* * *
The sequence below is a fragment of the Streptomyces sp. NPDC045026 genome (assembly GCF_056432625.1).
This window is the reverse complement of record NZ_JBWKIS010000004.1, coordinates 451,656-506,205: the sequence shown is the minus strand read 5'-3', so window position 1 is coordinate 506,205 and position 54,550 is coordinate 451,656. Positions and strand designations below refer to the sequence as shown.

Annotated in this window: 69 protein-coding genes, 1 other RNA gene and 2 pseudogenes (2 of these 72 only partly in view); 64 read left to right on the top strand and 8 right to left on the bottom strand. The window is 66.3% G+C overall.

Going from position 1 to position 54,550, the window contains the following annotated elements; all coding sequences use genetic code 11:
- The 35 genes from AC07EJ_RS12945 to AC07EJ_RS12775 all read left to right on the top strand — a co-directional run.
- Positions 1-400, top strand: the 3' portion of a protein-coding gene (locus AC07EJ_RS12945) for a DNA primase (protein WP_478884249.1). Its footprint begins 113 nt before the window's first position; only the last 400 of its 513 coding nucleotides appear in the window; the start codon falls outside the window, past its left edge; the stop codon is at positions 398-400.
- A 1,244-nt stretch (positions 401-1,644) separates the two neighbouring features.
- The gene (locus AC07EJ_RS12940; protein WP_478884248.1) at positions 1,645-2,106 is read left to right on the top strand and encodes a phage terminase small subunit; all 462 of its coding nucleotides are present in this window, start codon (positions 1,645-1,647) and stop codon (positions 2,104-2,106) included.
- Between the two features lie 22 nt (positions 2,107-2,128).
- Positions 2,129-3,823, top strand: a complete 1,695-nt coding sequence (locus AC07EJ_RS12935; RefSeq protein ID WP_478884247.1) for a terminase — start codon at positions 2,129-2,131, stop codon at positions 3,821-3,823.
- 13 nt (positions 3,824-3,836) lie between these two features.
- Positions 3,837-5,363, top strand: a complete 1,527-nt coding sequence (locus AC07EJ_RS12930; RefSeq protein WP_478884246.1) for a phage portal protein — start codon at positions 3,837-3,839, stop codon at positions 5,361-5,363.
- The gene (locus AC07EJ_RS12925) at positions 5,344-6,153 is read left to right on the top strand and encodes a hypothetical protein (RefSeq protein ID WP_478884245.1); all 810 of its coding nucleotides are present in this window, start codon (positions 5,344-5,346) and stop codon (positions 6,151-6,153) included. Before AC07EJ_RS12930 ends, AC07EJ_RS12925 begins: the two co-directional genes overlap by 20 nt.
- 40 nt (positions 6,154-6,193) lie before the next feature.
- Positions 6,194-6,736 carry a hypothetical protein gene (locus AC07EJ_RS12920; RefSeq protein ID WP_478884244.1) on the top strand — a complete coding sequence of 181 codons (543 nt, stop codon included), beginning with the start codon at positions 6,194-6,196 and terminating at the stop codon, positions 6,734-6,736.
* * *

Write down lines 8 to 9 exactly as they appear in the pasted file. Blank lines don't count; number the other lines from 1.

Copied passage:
- The gene (locus AC07EJ_RS12940; protein WP_478884248.1) at positions 1,645-2,106 is read left to right on the top strand and encodes a phage terminase small subunit; all 462 of its coding nucleotides are present in this window, start codon (positions 1,645-1,647) and stop codon (positions 2,104-2,106) included.
- Between the two features lie 22 nt (positions 2,107-2,128).